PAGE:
The word ‘kleptocracy’ or ‘cleptocracy’ means rule by thieves. With corruption of all hues and quantum, including massive scams, having come to stay, kleptocracy has acquired the power of bull-dozing all rules, administrative guidelines and the law into the dustbin.
So far as coal mining in Assam is concerned, over the decades, despite mountains of law, rules and directives issued by various authorities, the coal mafia has always been the most powerful player in the field. With money power in astronomical figure under its belt, this player easily wields tremendous authority in virtually all corridors of power.
The coal mafia is clearly notorious for its reach beyond all imaginations to circles dominated by frontline heavyweights of the political, bureaucratic and such realms branded (metaphorically?) as nation-building.
Accordingly, almost as a rule, its comes out highly successful in making use of the medium of kleptocracy like a ‘Brahmashtra’ while twisting all rules, orders and directives according to its whims and fancies.
Since some time Assam has been rocked by an unprecedented uproar by various organizations and nature lovers on illegal coal mining in the vicinity of the bio-diversity hotspot Dehing Patkai Wildlife Sanctuary in upper Assam. It has now come to light that hitherto illegal coal mining has been in progress in a free-for-all manner in the area for at least 17 long years under the very nose of the Czars of Dispur and deputy commissioners, superintendents of police and district forest heads of several districts of the region. Is there any possibility of Dispur fixing answerability on some bigwigs and not on just forest guards?
Going by the unraveling of the illegal coal mining activities by the media, it appears that several frontline players are actively engaged in executing shadowy roles in favour of coal extraction at the site at the cost of massive destruction of forest wealth. Besides the state forest department which, in the fitness of things, may be answerable to the people of the state in respect of several major decisions and activities, heavyweight players like the State Board of Wildlife (SBWL) and the National Board of Wildlife (NBWL) also seemingly cannot go unscathed so far as the threat to the existence of the Dehing Patkai Wildlife Sanctuary is concerned.
The Saleki forest belt is the site close to the sanctuary where open cast mining is in progress and the name of coal major Coal India Limited (CIL) crops up in this context as per media reports. While as per law, no mining activity can be allowed within 10 kms of a wildlife sanctuary, as per a statement issued by CIL, the mining site at Saleki is less than 10 kms from the Dehing Patkai Wildlife Sanctuary.
Several observers are of the view that the state forest authorities ‘misled’ the SBWL in respect of the actual distance. On account of space constraint, it my suffice to point out that the Forest Advisory Committee (FAC) of the Central government clearly observed, “no forest clearance was granted to the mining lease in 2003 or later period but the mining operation has been going on since 2003 in violation of the Forest (Conservation) Act, 1980.”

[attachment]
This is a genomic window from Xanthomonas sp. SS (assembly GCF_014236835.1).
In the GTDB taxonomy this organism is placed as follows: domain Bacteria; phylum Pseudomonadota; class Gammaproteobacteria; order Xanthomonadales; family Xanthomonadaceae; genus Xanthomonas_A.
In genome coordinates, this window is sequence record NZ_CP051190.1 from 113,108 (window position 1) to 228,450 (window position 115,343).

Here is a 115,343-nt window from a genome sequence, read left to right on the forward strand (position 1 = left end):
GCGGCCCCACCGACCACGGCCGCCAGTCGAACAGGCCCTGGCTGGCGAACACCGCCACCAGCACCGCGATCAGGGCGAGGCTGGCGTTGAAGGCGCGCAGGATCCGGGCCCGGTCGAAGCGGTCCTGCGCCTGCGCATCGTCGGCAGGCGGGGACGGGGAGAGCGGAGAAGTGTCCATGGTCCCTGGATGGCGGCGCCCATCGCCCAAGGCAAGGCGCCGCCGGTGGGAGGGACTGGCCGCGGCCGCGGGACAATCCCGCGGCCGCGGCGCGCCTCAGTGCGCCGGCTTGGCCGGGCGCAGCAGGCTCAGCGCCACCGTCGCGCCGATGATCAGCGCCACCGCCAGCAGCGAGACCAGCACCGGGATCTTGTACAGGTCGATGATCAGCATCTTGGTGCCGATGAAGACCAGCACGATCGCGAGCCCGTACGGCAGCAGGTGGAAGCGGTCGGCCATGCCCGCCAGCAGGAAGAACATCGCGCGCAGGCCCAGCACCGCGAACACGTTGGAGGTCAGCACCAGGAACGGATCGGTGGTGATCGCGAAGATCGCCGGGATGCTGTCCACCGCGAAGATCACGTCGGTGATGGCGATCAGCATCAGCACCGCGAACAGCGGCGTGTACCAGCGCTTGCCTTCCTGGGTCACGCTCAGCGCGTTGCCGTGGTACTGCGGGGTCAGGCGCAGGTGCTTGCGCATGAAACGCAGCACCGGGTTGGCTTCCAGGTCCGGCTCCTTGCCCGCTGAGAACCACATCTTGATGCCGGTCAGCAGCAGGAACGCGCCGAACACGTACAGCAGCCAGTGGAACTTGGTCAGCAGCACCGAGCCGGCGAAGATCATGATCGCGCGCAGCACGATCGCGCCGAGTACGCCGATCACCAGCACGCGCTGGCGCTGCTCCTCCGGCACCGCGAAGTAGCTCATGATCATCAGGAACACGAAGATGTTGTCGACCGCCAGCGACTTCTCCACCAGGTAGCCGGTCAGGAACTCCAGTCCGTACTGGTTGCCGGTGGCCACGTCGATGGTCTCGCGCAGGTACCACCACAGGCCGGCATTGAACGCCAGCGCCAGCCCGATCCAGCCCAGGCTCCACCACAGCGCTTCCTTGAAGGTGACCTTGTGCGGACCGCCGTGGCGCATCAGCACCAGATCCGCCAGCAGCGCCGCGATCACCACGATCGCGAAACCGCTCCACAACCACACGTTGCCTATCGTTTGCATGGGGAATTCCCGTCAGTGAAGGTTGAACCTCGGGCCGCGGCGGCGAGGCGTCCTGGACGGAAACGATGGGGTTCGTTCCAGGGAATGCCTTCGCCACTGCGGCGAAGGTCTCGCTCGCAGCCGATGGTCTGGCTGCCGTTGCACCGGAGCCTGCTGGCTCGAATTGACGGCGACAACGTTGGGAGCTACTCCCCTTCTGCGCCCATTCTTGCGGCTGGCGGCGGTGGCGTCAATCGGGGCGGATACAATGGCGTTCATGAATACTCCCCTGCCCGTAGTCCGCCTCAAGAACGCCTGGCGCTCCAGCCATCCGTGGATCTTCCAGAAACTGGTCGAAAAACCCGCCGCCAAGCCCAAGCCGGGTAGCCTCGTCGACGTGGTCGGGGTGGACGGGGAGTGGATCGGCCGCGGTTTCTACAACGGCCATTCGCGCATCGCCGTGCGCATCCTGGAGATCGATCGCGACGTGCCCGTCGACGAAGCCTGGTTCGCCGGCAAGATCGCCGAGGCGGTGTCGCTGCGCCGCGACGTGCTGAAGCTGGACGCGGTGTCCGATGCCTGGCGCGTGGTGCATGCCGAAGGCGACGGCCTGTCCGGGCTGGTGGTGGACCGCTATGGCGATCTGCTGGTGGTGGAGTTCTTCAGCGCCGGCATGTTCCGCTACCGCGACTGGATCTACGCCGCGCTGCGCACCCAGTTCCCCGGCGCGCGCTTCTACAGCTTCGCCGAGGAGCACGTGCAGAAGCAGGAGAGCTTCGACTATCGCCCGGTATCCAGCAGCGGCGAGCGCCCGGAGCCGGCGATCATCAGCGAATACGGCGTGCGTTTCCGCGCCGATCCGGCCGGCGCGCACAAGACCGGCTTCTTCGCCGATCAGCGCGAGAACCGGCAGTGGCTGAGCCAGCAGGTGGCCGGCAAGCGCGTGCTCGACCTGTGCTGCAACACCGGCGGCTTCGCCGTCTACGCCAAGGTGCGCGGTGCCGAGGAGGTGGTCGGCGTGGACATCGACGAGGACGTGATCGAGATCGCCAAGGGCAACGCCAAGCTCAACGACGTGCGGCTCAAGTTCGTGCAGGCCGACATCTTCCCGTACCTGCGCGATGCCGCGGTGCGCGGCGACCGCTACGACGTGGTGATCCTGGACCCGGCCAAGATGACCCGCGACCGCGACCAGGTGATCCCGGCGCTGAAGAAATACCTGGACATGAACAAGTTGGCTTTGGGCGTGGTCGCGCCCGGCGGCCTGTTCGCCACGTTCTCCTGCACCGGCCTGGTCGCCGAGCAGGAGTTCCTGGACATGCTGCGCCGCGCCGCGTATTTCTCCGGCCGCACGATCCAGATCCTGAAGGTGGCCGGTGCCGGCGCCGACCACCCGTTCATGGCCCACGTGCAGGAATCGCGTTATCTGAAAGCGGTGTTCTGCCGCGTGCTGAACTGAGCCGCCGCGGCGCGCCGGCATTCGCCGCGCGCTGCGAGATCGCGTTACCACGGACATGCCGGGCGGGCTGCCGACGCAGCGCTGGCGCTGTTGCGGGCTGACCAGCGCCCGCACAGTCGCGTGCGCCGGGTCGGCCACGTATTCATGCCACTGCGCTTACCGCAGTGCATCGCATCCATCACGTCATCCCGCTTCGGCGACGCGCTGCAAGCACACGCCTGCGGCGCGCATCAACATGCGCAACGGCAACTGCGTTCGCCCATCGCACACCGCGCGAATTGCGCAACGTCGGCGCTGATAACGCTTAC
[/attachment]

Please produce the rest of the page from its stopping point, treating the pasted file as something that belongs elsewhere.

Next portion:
Meanwhile, several frontline players allegedly involved directly or indirectly in the illegal mining at the Saleki forest range are engaged in mud-slinging at each other in a ‘holier than thou’ gesture.
On the other hand, for over two decades now, conservationists have been demanding to include all contiguous forest areas in the vicinity of the Dehing Patkai Wildlife Sanctuary within the ambit of the sanctuary. However, that has not happened and the government appears to be committed to keep the rainforest region fragmented possibly under pressure from anti-forest lobbies or coal mafia.
The result being that while the area covered by the original Dehing Patkai Elephant Reserve in 2004 was 573 sq km, the sanctuary carved out of the reserve measures only 111.19 sq km. It is indeed an irony that the Dehing Patkai rainforests, officially branded as Assam Valley Tropical Wet Evergreen Forests and housing an extremely rich wildlife, covers an area of 934 sq km across several districts of upper Assam.
Meanwhile, an intense online campaign by several organizations that many have termed as ‘Save Dehing Patkai’ movement has seemingly caught the attention of lakhs across the country.
Unfortunately, the Dispur Sultans appear to be oblivious to the public awakening and protest against such illegal coal mining. The only action that the state government has taken is that a minister has been sent to study the situation at ground zero. Most despicably, the minister only went to the nearby town of Margherita, reportedly met some forest officials and others and returned.
One is only reminded of Thomas Hardy’s famous quote, “money matter works better.” And where the coal mafia is active, one need not question as to who is calling the shots. And the government … well, well, well … certain words may better be left unsaid.